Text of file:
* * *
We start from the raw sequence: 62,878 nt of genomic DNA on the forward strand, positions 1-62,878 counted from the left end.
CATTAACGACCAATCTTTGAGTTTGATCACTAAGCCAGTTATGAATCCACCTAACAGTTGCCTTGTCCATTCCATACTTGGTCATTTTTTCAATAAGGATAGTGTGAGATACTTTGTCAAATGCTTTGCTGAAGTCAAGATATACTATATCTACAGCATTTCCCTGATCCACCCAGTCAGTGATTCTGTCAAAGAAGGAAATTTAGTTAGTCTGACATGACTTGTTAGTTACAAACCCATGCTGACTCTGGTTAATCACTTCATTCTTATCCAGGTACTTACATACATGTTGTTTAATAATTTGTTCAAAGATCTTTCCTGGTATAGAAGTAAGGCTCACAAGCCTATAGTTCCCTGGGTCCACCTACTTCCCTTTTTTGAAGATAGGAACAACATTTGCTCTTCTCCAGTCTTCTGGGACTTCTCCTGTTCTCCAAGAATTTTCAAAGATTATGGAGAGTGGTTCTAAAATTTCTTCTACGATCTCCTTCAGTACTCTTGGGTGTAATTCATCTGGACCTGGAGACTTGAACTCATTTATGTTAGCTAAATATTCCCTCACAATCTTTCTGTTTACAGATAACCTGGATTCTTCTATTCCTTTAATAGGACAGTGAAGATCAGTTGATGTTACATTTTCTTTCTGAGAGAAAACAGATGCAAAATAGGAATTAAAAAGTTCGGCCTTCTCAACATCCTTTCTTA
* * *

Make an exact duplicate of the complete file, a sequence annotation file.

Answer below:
We start from the raw sequence: 62,878 nt of genomic DNA on the forward strand, positions 1-62,878 counted from the left end.
CATTAACGACCAATCTTTGAGTTTGATCACTAAGCCAGTTATGAATCCACCTAACAGTTGCCTTGTCCATTCCATACTTGGTCATTTTTTCAATAAGGATAGTGTGAGATACTTTGTCAAATGCTTTGCTGAAGTCAAGATATACTATATCTACAGCATTTCCCTGATCCACCCAGTCAGTGATTCTGTCAAAGAAGGAAATTTAGTTAGTCTGACATGACTTGTTAGTTACAAACCCATGCTGACTCTGGTTAATCACTTCATTCTTATCCAGGTACTTACATACATGTTGTTTAATAATTTGTTCAAAGATCTTTCCTGGTATAGAAGTAAGGCTCACAAGCCTATAGTTCCCTGGGTCCACCTACTTCCCTTTTTTGAAGATAGGAACAACATTTGCTCTTCTCCAGTCTTCTGGGACTTCTCCTGTTCTCCAAGAATTTTCAAAGATTATGGAGAGTGGTTCTAAAATTTCTTCTACGATCTCCTTCAGTACTCTTGGGTGTAATTCATCTGGACCTGGAGACTTGAACTCATTTATGTTAGCTAAATATTCCCTCACAATCTTTCTGTTTACAGATAACCTGGATTCTTCTATTCCTTTAATAGGACAGTGAAGATCAGTTGATGTTACATTTTCTTTCTGAGAGAAAACAGATGCAAAATAGGAATTAAAAAGTTCGGCCTTCTCAACATCCTTTCTTA